We think KO has some fizz left in the tank, particularly as consumers return to venues like restaurants, stadiums, and theatres where we are still below pre-pandemic levels.
Beat of the Drum
If only a company existed that supplied mission-critical software to an industry in a secular uptrend. Microsoft, you say. Nope, try again. Cadence Design Systems (CDNS-US), the provider of software used to design and develop semiconductors, reported quarterly earnings growth of 40% and raised full-year guidance.
Thanks to its high recurring revenue stream, the company hasn't skipped a beat, consistently growing revenue and earnings regardless of the industry cycle.
Similarly, Microsoft (MSFT-US) topped expectations driven by robust growth from its cloud services Azure (revenues growth +49%). The software giant guided to "healthy" double-digit growth highlighting the impressive resilience of the model in a volatile environment.
Can You Give Me an Insurance?
Property and casualty insurer Chubb (CB-US) easily topped analysts' expectations, driven by net premiums written and good expense controls. Shares have outperformed the S&P financial index year-to-date; we believe further outperformance is ahead given reasonable valuation and supportive underlying trends.
Overall, the start of the earnings season has been encouraging and “May” refocus investors on the primary driver of market returns – corporate earnings.
Fixing Fixed Income - Portfolio Changes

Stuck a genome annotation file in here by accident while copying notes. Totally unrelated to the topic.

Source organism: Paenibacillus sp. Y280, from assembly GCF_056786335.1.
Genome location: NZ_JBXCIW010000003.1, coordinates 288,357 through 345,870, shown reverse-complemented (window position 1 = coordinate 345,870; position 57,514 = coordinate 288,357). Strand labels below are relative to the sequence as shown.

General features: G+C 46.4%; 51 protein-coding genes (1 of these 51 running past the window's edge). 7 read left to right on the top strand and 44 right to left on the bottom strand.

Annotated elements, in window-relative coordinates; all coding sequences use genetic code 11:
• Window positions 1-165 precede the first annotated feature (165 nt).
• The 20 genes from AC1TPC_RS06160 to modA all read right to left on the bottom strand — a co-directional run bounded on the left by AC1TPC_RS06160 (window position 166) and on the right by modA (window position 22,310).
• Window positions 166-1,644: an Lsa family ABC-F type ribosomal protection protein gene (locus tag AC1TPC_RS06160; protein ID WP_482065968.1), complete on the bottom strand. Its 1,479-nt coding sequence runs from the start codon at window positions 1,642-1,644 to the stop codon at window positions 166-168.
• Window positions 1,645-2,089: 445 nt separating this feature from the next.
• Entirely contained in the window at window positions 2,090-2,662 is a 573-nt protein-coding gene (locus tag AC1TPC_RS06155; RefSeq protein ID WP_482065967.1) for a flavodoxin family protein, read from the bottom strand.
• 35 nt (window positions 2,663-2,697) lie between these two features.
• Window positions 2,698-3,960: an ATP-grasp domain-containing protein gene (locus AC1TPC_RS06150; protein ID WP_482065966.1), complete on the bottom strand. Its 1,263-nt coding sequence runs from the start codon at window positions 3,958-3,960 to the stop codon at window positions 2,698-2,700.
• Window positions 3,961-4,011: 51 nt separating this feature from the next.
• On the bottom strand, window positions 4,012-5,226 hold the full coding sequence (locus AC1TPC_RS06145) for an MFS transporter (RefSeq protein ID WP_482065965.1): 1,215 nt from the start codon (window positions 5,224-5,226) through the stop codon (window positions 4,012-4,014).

It's been another challenging year for fixed-income investors. Generally, bond prices have slipped amid the robust economic recovery, inflationary pressures and the prospects of higher interest rates. The price drop has pushed bond yields into territory that we view attractive.
While yields could continue to rise from here, the rate of change is unlikely to match what occurred over the last 12 months, and the current yields offer some margin of safety. Referring to the chart below that compares bond yields today from a year earlier, one can see how significant the change has been.
In fact, some of our fixed-income manager's yield-to-maturity are approaching ~5% - PIMCO Active Bond ETF at 5.0%, Canso Corporate Value at 4.5% and Manulife Strategic Income Fund at 3.6% - a threshold that we last saw in the mid-2000s for medium- to low-risk bonds. Twenty years later, we may be returning to those days of low- to medium-risk risk bonds returning 5-7%.
Said another way, bonds look more attractive today than a year earlier. As such, we took advantage of the opportunity and put some cash to work in the fixed income market with managers we believe are well suited to manage the current environment.
Fixed Income Yield – Now and Then
Charts of Interest
So, you're selling these companies to buy oil stocks…really? Be careful with commodity stocks; they are meant to be rented, not owned.
It is difficult to imagine a recession with so much excess savings on consumers' balance sheets, which may allow the consumer to continue spending despite higher prices.
A late Spring even has us considering a move to one of the Sunshine states. US cities that gained the most workers over the past 12 months:
What ya like to snack on? Are you a cheesy west coaster or a wafer-crème-filled east coaster? The most popular snack in each state.